The Democrats obviously think they are on to something with their attacks on the case the Administration made for the Iraq war; their campaign continues today with this article by Walter Pincus in the Washington Post, which has appeared in many other newspapers as well. This one is titled “Report Cast Doubt on Iraq-Al Qaeda Connection,” and it follows the familiar pattern: anonymous Democrats in the intelligence agencies and on Congressional staffs leak information to Democratic journalists, who fashion it selectively into an attack on President Bush.
Pincus attacks the speech that President Bush made in Cincinnati last October, in which he outlined the danger posed by Saddam Hussein. Congressional authorization for military action followed a few days later. Pincus’s allegation is the familiar one that President Bush cited intelligence reports selectively in claiming that there was evidence of links between Iraq and al Qaeda and other terrorist groups. The essence of the Post’s attack is that President Bush failed to disclose the fact that the intelligence community was split on the nature and extent of Saddam’s links to terrorist organizations, and on the likelihood that he would pass weapons of mass destruction on to such organizations.
This attack seems rather weak, given that we now know for a fact that Iraq did harbor al Qaeda terrorists; our troops fought them in northern Iraq. We also know for a fact that Iraq harbored other terrorists like Abu Mussab Zarqawi, Abu Nidal and Abu Abbas, the Achille Lauro hijacker. All of these individuals murdered American citizens and then fled to Iraq.
At times, the Post reaches so far in its effort to discredit the President that the effect is somewhat bizarre. For example, Pincus says: “‘We’ve learned,’ Bush said in his speech, ‘that Iraq has trained al Qaeda members in bomb-making and poisons and deadly gases.’ But the president did not mention that when national security adviser Condoleezza Rice had referred the previous month to such training, she had said the source was al Qaeda captives.” Huh? This is laughable. Al Qaeda captives would obviously be the best possible source for this information.
President Bush’s Cincinnati speech is available in its entirety here. It is worth re-reading; there is hardly a word in it that has not been confirmed by subsequent events. For the record, here is what the President said about the possible connections between Iraq and terrorist groups:
“Over the years, Iraq has provided safe haven to terrorists such as Abu Nidal, whose terror organization carried out more than 90 terrorist attacks in 20 countries that killed or injured nearly 900 people, including 12 Americans. Iraq has also provided safe haven to Abu Abbas, who was responsible for seizing the Achille Lauro and killing an American passenger. And we know that Iraq is continuing to finance terror and gives assistance to groups that use terrorism to undermine Middle East peace.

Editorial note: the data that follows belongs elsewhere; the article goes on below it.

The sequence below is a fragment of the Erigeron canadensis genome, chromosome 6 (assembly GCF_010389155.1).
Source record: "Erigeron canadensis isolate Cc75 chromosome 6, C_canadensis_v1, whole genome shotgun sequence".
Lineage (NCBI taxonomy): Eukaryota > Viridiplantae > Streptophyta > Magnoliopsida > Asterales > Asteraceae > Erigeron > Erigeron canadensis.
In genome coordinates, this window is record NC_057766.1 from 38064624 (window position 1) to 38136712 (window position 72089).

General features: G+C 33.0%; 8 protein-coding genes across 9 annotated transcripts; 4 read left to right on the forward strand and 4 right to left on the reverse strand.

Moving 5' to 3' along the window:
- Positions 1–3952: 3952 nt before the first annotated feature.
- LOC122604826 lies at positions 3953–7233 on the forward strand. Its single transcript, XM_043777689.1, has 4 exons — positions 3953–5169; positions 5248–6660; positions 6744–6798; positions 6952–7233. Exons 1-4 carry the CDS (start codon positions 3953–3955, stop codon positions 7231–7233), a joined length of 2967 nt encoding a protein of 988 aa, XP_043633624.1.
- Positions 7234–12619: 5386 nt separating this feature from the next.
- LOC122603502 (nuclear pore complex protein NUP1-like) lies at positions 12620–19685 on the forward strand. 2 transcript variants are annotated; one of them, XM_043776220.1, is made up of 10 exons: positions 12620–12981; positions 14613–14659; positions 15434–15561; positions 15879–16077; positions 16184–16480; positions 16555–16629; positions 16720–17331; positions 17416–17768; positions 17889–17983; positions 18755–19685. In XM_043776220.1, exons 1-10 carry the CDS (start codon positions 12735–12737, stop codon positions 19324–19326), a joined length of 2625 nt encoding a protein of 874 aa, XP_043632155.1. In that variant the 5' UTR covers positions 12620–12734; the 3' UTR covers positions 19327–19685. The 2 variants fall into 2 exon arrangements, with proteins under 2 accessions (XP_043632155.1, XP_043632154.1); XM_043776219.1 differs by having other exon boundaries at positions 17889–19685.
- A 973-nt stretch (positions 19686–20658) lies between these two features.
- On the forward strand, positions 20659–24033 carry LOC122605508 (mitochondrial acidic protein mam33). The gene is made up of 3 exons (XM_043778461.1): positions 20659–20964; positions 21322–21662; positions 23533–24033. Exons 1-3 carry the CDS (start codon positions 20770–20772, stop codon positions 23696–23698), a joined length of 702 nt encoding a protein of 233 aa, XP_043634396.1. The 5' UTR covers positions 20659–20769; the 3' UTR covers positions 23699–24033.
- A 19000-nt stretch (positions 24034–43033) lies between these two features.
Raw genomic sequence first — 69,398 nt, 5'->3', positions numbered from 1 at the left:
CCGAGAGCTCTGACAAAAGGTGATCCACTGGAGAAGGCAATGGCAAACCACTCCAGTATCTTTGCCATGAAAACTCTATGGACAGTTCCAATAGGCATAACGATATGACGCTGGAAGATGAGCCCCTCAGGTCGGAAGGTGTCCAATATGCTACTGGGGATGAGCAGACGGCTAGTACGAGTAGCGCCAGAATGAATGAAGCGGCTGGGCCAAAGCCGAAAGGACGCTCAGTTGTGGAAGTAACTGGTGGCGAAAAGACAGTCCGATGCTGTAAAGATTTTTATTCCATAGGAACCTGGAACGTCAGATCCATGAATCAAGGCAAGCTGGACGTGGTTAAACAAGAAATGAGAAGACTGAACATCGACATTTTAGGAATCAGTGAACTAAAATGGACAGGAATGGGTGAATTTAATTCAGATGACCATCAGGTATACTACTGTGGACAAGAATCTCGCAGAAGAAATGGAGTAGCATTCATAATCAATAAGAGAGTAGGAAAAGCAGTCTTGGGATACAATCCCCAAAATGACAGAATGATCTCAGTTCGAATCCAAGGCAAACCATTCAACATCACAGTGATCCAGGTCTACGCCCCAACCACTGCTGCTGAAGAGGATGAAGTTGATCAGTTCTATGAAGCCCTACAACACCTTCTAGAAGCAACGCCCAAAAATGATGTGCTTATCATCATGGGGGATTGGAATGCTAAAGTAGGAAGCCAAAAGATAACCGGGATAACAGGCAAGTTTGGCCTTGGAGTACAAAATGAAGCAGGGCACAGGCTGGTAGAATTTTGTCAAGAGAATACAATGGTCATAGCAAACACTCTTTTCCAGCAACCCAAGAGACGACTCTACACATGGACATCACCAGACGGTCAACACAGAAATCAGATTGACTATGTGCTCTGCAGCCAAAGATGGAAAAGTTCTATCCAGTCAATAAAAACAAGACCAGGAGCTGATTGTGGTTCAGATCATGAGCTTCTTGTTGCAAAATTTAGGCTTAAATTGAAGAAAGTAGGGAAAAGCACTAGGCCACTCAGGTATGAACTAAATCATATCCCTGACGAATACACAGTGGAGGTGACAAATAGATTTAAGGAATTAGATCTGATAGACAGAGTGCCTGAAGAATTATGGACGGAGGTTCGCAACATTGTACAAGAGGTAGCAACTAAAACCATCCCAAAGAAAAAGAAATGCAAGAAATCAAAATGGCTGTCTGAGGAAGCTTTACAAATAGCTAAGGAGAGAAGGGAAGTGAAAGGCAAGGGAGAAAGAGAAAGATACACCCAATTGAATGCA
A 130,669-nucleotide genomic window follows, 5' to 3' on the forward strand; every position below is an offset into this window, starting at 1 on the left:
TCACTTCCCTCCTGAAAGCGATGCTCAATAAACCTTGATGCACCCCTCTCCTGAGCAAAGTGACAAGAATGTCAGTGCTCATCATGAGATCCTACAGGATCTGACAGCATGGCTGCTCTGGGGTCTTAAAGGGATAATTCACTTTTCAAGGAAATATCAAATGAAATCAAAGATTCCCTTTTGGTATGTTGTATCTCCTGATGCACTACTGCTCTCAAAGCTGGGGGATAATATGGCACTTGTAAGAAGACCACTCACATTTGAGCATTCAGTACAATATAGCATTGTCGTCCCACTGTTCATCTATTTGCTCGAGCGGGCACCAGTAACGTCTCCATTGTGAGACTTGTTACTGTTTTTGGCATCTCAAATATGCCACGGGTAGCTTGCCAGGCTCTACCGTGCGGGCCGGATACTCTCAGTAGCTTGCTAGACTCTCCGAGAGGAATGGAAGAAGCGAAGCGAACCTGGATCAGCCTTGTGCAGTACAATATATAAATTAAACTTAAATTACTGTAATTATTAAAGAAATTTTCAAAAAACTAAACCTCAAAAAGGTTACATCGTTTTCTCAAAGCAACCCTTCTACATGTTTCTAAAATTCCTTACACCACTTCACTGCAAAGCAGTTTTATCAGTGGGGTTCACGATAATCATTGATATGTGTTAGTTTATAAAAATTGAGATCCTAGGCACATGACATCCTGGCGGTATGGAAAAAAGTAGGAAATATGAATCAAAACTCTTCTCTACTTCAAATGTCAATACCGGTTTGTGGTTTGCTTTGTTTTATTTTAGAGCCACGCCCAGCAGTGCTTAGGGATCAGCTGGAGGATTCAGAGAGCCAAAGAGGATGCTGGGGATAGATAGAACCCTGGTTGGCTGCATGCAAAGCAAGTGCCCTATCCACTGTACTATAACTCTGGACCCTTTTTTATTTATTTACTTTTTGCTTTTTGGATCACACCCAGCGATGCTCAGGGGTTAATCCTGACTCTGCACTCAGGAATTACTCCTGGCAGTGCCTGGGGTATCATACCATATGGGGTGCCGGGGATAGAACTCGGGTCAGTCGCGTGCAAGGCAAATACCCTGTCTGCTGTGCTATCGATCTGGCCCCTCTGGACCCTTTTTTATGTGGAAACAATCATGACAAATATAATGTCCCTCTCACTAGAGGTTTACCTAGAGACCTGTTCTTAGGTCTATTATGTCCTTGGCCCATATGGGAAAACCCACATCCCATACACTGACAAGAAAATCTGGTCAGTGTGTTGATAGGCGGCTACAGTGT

“We know that Iraq and the al Qaeda terrorist network share a common enemy — the United States of America. We know that Iraq and al Qaeda have had high-level contacts that go back a decade. Some al Qaeda leaders who fled Afghanistan went to Iraq. These include one very senior al Qaeda leader who received medical treatment in Baghdad this year, and who has been associated with planning for chemical and biological attacks. We’ve learned that Iraq has trained al Qaeda members in bomb-making and poisons and deadly gases. And we know that after September the 11th, Saddam Hussein’s regime gleefully celebrated the terrorist attacks on America.
“Iraq could decide on any given day to provide a biological or chemical weapon to a terrorist group or individual terrorists. Alliance with terrorists could allow the Iraqi regime to attack America without leaving any fingerprints.”
This is an excellent summary of the danger posed by Iraq; it is hard to see how a single sentence of it could even be deemed controversial. It is very well for the Washington Post to say that “the chance that the Iraqi leader would turn weapons over to al Qaeda was low.” President Bush does not have the luxury of dismissing such threats as “low probabilities.” Before September 11, the Washington Post would no doubt have assessed the probability of terrorists flying airplanes into the Pentagon and the World Trade Center as “low.” Given the dangers our country faces, it is hard to see the Democrats’ attacks on the Administration’s efforts to provide for our security as anything other than treacherous.
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